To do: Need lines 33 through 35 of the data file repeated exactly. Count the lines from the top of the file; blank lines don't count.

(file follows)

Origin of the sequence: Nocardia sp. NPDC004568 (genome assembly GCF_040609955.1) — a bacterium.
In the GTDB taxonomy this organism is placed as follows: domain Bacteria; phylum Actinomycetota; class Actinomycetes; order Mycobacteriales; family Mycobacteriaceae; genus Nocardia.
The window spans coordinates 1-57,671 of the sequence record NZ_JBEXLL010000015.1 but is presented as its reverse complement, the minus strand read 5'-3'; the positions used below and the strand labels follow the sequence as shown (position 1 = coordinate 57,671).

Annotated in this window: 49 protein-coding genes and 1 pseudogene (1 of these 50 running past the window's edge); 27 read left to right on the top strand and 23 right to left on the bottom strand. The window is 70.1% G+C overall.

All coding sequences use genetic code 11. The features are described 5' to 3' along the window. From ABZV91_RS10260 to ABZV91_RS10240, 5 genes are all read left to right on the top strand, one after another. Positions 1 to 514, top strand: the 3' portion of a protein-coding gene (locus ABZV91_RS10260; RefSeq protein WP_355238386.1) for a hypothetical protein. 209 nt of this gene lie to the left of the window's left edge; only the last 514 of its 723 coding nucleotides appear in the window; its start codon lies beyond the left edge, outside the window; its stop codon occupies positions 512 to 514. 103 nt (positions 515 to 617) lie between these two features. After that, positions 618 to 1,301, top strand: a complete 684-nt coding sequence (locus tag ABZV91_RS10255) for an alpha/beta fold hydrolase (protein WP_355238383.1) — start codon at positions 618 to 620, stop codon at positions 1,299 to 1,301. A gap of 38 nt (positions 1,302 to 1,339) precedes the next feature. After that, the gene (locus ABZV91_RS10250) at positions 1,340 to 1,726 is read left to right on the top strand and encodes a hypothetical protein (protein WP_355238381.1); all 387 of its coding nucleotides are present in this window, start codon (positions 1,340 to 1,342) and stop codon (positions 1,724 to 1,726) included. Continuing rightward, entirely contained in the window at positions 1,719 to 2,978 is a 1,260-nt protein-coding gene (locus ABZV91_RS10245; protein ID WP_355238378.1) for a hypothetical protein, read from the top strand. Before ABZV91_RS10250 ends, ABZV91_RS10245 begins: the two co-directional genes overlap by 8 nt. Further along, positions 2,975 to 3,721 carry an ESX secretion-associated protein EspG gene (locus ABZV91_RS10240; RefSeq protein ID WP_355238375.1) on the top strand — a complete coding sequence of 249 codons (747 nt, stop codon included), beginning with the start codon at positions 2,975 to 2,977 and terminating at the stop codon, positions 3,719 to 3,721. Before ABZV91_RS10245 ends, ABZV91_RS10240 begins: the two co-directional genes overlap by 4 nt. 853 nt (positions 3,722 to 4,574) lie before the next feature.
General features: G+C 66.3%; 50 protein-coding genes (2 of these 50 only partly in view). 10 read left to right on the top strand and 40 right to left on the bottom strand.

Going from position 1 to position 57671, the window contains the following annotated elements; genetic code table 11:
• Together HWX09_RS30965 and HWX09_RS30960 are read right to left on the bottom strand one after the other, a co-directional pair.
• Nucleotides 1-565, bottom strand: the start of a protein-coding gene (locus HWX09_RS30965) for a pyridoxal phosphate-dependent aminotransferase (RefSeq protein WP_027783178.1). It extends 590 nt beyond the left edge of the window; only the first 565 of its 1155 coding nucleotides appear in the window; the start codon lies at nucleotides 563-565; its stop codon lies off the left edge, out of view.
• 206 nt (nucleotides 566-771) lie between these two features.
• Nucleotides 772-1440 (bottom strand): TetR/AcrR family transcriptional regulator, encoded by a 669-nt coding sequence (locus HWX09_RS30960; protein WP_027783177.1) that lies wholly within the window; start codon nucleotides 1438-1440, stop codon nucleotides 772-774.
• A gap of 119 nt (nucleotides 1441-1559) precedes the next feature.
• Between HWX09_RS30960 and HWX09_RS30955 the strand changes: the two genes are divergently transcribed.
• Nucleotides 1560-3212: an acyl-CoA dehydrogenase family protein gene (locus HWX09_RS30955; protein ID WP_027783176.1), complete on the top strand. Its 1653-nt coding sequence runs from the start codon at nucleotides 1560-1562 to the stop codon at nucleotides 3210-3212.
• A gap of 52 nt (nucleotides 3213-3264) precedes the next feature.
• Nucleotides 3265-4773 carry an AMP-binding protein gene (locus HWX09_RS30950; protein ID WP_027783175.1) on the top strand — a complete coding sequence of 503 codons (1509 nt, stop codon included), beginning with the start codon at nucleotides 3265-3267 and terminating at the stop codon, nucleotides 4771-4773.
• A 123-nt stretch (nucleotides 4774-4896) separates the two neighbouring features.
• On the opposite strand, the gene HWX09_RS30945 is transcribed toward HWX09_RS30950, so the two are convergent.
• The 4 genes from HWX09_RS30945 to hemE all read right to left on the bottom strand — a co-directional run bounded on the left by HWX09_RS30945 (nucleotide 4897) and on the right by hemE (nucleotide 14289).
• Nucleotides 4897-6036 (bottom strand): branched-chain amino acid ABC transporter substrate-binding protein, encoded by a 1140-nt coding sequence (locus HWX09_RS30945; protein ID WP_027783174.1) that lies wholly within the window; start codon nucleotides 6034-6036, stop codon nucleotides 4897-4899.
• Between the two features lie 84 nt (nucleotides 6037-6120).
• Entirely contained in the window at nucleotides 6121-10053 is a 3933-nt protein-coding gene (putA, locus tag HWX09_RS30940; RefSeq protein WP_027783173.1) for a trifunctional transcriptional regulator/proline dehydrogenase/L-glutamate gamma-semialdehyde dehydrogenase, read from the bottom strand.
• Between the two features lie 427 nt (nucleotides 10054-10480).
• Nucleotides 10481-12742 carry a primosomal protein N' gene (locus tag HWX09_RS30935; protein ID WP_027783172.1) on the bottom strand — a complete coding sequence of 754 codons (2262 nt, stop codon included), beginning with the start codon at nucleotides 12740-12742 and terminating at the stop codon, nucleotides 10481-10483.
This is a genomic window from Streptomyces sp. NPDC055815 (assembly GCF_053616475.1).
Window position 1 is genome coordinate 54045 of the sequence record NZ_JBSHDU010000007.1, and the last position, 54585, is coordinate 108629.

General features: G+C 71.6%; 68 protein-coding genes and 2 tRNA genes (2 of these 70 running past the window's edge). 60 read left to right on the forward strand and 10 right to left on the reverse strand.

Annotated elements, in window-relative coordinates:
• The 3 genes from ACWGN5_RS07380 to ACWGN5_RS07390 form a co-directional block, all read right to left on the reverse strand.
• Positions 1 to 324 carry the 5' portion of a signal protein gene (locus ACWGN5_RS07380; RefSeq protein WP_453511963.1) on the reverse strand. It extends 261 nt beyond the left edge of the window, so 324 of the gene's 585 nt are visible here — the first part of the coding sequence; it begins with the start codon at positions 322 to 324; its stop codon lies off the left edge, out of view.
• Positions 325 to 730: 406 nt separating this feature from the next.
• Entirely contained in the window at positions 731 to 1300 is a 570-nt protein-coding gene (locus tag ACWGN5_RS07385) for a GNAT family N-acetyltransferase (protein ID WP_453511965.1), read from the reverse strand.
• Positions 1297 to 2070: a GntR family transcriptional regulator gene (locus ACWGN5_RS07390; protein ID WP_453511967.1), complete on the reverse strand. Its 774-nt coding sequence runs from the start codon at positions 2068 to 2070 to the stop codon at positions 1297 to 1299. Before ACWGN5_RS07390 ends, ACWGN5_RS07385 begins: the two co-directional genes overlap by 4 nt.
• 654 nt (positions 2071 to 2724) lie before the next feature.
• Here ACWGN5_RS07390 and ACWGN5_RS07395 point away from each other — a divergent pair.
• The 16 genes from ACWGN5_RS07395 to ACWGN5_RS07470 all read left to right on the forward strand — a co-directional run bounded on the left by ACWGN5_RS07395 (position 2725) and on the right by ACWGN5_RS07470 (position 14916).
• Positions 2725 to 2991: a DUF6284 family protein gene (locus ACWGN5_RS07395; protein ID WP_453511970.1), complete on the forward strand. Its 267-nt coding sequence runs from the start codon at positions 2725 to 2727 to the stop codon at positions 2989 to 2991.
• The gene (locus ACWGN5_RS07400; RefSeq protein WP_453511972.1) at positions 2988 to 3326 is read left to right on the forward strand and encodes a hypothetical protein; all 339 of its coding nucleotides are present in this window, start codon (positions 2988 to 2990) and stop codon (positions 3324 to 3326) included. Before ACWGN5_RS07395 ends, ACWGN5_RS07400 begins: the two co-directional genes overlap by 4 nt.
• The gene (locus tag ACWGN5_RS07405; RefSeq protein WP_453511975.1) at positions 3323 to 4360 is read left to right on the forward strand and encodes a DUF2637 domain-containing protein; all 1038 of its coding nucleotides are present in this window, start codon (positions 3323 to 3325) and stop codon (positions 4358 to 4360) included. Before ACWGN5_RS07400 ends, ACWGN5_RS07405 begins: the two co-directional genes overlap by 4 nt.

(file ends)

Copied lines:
• Positions 1297 to 2070: a GntR family transcriptional regulator gene (locus ACWGN5_RS07390; protein ID WP_453511967.1), complete on the reverse strand. Its 774-nt coding sequence runs from the start codon at positions 2068 to 2070 to the stop codon at positions 1297 to 1299. Before ACWGN5_RS07390 ends, ACWGN5_RS07385 begins: the two co-directional genes overlap by 4 nt.
• 654 nt (positions 2071 to 2724) lie before the next feature.
• Here ACWGN5_RS07390 and ACWGN5_RS07395 point away from each other — a divergent pair.